Night Flight (1933 film)

Night Flight.jpg
Night Flight (also known as Dark to Dawn) is a 1933 American pre-Code aviation drama film produced by David O. Selznick and distributed by Metro-Goldwyn-Mayer and directed by Clarence Brown. The film stars John Barrymore, Lionel Barrymore, Clark Gable, Helen Hayes, Robert Montgomery, and Myrna Loy.

It is based on the 1931 novel of the same name which won the Prix Femina the same year, by French writer and pioneering aviator Antoine de Saint-Exupéry. Based on Saint-Exupéry's personal experiences while flying on South American mail routes, Night Flight recreates a 24-hour period of the operations of a fictional airline based on Aéropostale, Trans-Andean European Air Mail.

In 1942, Night Flight was withdrawn from circulation as a result of a dispute between MGM and Saint Exupéry. Its public re-release had to wait until 2011, when legal obstacles were overcome.

In South America, the daunting mountains and dangerous weather have hampered the operations of Trans-Andean European Air Mail, a 1930s-era airline. Charged with delivering a serum to stem an outbreak of infantile paralysis in Rio de Janeiro, Auguste Pellerin (Robert Montgomery) conquers his fears, but is reprimanded by the airline's stern director, A. Riviére (John Barrymore) for coming in late.

Determined to make the night flight program work, Riviére has sent pilot Jules Fabian (Clark Gable) and his wireless operator on another dangerous flight. The pair are caught in a torrential rain storm and when Madame Fabian (Helen Hayes) comes to the headquarters, she realizes that her husband is overdue. The two airmen, flying blind over the ocean, run out of fuel and choose to jump, but are drowned.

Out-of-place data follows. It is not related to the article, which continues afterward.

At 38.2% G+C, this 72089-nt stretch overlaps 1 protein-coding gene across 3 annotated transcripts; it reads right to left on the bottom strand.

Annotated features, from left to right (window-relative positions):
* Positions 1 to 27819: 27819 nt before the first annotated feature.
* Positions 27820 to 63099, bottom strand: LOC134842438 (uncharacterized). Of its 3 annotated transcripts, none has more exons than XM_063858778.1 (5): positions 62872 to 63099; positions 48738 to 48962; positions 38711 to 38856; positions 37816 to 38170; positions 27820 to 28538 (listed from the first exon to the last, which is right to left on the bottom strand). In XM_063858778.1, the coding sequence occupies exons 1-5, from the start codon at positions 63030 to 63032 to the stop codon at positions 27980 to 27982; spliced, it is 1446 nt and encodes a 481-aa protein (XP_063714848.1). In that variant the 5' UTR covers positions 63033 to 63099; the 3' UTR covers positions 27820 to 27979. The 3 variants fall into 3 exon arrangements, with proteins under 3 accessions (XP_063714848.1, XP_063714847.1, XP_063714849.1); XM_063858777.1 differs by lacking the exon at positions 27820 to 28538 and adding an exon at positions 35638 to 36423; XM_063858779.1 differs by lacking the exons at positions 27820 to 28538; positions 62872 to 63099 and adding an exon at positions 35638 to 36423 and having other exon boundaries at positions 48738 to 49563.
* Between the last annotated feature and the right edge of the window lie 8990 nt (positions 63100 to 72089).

Riviére refuses to quit and orders a Brazilian pilot (William Gargan) to take the mail to Rio, but the pilot's wife (Myrna Loy) pleads with him not to go. Despite the dangers, the night mail is delivered on time. The pilot despairs that his flight only meant that someone in Paris can get a postcard on Tuesday instead of Thursday, but its real value is proven when the serum is also delivered and a child is saved.

Saint Exupéry's Vol de nuit, based on real-life events in South America, had won the 1931 Prix Femina, one of the main French literary prizes (awarded by a female jury). Prior to this award, he had been little known outside of the literary sphere, but as a result of the prize, received widespread recognition and attention from Hollywood.

Selznick realized that Oliver H.P. Garrett's original treatment was too heavily based on "the ground" and brought in John Monk Saunders, who had worked with him on The Dawn Patrol (1930), to add more flying scenes. Director Clarence Brown was dissatisfied with that version, so Selznick finally called on writer Wells Root to tighten up the final draft. Brown also was interested in an accurate portrayal of aviation, as he had been a World War I pilot. Night Flight utilized both studio and location shooting with the mountainous region around Denver, Colorado, filling in for the South American Andes. The recently retired U.S. Mail Douglas M-4 mail planes were featured as the Trans-Andean European Air Mail's primary aircraft.

This page was last edited on 1 December 2017, at 19:50 (UTC).
Reference: https://en.wikipedia.org/wiki/Night_Flight_(1933_film) under CC BY-SA license.

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